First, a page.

More mysteries of how our gut microbiome can affect treatment responses:
"It's still quite a mystery to scientists why certain drugs work well in some people and are completely ineffective in others. Work by a team of researchers from Yale University suggests a person's unique gut bacteria population could affect how different oral drugs are metabolized, and a new study, for the first time, has measured how a number of different bacteria interact with over 200 common medications.
Only recently have scientists begun to investigate the effects of the gut microbiome on the efficacy of different therapeutic drugs. The most advanced area of study has been connecting gut bacteria to the success, or failure, of new types of cancer treatments.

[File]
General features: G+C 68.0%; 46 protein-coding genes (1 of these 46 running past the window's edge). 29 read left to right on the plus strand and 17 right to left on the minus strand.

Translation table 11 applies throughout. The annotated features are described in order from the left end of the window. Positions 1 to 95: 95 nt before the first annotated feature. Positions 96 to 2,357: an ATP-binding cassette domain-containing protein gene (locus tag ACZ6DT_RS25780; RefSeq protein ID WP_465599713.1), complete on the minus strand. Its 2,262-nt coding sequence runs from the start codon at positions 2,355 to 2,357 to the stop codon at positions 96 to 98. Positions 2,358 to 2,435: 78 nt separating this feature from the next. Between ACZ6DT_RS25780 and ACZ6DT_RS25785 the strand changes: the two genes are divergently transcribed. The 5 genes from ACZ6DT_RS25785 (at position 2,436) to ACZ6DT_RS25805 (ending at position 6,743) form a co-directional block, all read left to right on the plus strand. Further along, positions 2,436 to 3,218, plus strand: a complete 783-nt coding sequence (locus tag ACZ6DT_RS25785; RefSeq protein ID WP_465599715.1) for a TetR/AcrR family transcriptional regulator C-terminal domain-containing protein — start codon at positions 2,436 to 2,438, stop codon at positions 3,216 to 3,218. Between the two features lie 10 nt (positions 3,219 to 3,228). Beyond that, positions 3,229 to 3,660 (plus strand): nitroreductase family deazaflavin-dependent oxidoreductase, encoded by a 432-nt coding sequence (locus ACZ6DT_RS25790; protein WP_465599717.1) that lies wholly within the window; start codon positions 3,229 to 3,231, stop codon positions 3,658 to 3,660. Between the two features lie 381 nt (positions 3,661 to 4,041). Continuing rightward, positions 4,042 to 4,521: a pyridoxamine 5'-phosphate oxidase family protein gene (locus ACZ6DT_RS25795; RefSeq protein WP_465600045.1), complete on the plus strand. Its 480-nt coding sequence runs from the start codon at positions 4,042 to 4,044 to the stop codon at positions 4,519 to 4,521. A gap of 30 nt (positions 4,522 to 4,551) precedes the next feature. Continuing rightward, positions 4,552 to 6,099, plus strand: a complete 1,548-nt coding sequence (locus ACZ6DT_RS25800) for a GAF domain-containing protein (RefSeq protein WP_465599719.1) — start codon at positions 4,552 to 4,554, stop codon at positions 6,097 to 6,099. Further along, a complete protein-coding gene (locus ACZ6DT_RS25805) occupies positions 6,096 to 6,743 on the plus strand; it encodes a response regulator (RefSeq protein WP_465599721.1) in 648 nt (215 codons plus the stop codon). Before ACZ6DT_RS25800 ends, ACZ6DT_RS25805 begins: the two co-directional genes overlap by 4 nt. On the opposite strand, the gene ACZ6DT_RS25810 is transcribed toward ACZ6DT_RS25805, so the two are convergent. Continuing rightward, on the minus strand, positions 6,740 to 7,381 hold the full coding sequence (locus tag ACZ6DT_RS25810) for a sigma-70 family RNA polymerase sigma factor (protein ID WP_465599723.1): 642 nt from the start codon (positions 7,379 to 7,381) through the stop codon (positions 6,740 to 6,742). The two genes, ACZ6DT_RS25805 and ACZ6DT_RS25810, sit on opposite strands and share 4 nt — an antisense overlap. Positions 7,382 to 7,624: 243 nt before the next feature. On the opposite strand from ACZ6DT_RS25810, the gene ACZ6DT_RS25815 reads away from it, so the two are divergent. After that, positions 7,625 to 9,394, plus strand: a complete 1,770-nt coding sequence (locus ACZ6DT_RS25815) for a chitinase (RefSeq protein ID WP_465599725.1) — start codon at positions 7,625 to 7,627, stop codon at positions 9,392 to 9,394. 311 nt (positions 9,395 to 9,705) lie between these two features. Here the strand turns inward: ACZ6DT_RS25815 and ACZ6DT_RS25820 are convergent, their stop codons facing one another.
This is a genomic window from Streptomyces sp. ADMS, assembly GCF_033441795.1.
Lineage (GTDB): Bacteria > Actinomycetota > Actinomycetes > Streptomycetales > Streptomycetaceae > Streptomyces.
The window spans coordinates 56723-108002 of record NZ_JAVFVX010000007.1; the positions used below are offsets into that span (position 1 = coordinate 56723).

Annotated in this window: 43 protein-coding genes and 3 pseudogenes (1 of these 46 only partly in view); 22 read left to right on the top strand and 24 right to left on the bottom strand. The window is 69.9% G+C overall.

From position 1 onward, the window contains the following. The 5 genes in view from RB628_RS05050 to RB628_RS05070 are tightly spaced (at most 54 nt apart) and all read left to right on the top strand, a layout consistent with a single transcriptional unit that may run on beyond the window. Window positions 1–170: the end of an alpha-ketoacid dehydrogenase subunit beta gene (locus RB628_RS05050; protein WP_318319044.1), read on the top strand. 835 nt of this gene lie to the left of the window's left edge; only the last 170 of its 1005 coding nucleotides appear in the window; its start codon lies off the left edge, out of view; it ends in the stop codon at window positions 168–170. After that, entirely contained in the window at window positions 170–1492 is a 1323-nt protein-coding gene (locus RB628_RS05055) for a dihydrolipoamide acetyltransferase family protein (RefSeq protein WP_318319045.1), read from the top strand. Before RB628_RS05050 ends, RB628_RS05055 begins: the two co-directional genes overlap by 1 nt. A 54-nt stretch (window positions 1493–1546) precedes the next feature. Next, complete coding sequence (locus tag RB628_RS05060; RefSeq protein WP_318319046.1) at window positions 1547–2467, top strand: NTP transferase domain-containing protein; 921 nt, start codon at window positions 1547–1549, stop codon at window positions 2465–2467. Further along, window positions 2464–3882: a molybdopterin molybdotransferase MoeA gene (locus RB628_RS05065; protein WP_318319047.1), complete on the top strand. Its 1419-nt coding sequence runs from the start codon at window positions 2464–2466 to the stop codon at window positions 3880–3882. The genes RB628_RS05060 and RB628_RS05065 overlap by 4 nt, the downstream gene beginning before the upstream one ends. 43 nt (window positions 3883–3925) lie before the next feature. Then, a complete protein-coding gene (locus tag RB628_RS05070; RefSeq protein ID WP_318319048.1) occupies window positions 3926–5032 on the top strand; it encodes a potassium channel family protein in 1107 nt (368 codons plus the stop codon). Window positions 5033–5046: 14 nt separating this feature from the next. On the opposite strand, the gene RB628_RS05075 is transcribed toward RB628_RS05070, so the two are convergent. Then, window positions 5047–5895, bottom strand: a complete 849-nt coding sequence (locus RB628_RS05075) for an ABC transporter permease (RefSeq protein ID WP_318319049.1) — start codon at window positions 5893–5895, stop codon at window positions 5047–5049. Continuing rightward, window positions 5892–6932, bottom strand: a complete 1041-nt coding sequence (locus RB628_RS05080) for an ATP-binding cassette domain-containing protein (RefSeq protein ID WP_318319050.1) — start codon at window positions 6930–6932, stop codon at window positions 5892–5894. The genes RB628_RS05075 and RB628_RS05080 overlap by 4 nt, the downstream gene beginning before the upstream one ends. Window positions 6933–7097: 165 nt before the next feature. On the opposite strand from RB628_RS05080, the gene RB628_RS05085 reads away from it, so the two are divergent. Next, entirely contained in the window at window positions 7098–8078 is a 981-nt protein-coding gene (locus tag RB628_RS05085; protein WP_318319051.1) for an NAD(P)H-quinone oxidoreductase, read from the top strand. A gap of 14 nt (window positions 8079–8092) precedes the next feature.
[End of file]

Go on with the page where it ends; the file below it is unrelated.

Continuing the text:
Strikingly, the results showed 176 of the examined drugs were negatively affected by at least one bacterial strain. It was discovered that tracking the direct presence of a specific bacterial species was not the most effective way to predict how much a drug's activity would be effected. Instead, it was the presence of certain enzymes produced by the microbes that could better predict how a drug would be influenced."
The cancer treatment reference in the article relates specifically to checkpoint inhibitors, which haven't yet shown much in the way of success with CLL.
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Photo: Swamp wallaby with joey in pouch. I didn't notice junior until I looked at the photo later